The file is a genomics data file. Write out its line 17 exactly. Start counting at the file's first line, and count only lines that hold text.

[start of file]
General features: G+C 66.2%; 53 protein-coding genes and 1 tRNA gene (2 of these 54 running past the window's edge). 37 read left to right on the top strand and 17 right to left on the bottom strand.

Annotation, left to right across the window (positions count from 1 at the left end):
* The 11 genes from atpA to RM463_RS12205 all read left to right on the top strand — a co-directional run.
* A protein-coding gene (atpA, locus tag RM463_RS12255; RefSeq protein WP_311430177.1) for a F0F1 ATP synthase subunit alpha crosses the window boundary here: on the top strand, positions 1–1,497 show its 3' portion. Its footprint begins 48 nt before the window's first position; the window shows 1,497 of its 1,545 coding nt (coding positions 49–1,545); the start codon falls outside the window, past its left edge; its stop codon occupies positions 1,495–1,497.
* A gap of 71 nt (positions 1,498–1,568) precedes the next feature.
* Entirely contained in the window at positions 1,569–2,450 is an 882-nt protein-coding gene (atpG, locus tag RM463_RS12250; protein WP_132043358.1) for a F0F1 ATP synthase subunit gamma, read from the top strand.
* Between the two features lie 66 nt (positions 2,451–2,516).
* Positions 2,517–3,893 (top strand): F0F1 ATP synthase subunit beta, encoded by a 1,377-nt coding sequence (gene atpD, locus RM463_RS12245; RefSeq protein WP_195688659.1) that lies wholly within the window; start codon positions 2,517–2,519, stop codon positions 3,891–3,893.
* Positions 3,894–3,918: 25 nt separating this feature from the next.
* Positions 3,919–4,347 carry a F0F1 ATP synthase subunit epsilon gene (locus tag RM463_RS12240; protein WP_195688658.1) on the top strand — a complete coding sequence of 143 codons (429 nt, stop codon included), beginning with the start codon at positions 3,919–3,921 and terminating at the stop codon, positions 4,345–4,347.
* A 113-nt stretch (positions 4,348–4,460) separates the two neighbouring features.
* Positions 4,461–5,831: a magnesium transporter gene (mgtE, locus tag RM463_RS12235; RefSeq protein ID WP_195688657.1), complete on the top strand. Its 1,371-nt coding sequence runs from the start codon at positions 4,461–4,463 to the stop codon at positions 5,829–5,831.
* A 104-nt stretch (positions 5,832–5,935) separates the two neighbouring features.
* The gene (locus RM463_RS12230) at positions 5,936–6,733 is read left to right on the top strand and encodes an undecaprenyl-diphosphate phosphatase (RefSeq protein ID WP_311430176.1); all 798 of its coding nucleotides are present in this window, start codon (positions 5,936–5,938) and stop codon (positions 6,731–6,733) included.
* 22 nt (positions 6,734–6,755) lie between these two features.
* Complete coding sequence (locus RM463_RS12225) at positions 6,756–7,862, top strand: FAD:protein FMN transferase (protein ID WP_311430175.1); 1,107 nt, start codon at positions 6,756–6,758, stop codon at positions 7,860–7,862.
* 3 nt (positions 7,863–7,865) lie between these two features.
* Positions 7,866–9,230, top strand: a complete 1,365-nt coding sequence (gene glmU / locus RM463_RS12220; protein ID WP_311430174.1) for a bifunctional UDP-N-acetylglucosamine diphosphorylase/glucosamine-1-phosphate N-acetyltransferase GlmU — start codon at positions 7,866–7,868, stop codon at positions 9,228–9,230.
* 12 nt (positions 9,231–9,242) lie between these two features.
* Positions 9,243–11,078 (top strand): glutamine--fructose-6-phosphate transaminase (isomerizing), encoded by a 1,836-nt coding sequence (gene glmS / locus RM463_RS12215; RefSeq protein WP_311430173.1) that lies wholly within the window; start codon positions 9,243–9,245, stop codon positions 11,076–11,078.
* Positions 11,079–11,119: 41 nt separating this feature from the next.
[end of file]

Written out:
* 3 nt (positions 7,863–7,865) lie between these two features.